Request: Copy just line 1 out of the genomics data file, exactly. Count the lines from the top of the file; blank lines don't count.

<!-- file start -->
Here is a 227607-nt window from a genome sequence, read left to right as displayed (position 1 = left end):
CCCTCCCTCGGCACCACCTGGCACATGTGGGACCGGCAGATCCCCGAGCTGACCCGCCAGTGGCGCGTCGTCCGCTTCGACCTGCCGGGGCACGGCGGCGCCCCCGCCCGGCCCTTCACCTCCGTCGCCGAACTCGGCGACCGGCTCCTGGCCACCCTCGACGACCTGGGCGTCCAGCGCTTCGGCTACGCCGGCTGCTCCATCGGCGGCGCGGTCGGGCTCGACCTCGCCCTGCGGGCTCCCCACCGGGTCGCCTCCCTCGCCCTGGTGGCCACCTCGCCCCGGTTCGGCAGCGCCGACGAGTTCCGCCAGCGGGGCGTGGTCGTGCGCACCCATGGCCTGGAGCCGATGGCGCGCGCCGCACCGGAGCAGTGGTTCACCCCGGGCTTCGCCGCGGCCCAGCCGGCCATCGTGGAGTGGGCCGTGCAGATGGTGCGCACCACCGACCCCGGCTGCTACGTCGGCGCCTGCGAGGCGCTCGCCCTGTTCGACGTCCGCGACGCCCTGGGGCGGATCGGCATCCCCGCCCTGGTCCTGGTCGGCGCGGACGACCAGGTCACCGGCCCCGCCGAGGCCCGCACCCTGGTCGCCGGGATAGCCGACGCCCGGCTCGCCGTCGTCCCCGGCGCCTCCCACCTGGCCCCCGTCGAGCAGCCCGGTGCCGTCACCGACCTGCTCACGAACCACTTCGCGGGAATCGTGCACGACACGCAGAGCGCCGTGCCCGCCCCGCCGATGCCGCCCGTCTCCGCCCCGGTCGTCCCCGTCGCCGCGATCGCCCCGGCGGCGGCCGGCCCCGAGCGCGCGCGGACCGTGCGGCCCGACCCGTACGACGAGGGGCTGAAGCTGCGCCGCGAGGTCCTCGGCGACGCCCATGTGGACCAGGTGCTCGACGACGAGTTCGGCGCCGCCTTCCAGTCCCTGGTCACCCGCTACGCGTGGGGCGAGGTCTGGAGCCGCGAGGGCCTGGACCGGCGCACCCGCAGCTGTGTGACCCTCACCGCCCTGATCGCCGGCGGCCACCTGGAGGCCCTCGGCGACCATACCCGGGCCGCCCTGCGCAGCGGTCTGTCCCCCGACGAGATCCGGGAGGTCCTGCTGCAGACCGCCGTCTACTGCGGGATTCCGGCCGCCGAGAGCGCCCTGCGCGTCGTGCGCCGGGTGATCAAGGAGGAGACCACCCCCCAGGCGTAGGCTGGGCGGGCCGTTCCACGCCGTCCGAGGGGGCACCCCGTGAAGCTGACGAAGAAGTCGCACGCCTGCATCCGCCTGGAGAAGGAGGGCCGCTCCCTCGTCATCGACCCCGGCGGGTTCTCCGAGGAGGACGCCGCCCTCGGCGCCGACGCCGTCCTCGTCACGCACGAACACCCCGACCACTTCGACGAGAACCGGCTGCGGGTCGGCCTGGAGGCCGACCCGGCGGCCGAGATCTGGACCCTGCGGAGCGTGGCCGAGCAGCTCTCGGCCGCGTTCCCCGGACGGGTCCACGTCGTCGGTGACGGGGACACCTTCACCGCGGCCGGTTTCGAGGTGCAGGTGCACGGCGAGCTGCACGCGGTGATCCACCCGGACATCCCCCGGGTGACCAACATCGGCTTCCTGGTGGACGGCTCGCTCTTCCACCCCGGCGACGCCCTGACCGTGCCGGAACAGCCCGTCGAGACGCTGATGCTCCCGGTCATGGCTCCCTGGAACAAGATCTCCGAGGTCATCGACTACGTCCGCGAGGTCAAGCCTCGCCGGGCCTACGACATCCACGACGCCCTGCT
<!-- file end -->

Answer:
Here is a 227607-nt window from a genome sequence, read left to right as displayed (position 1 = left end):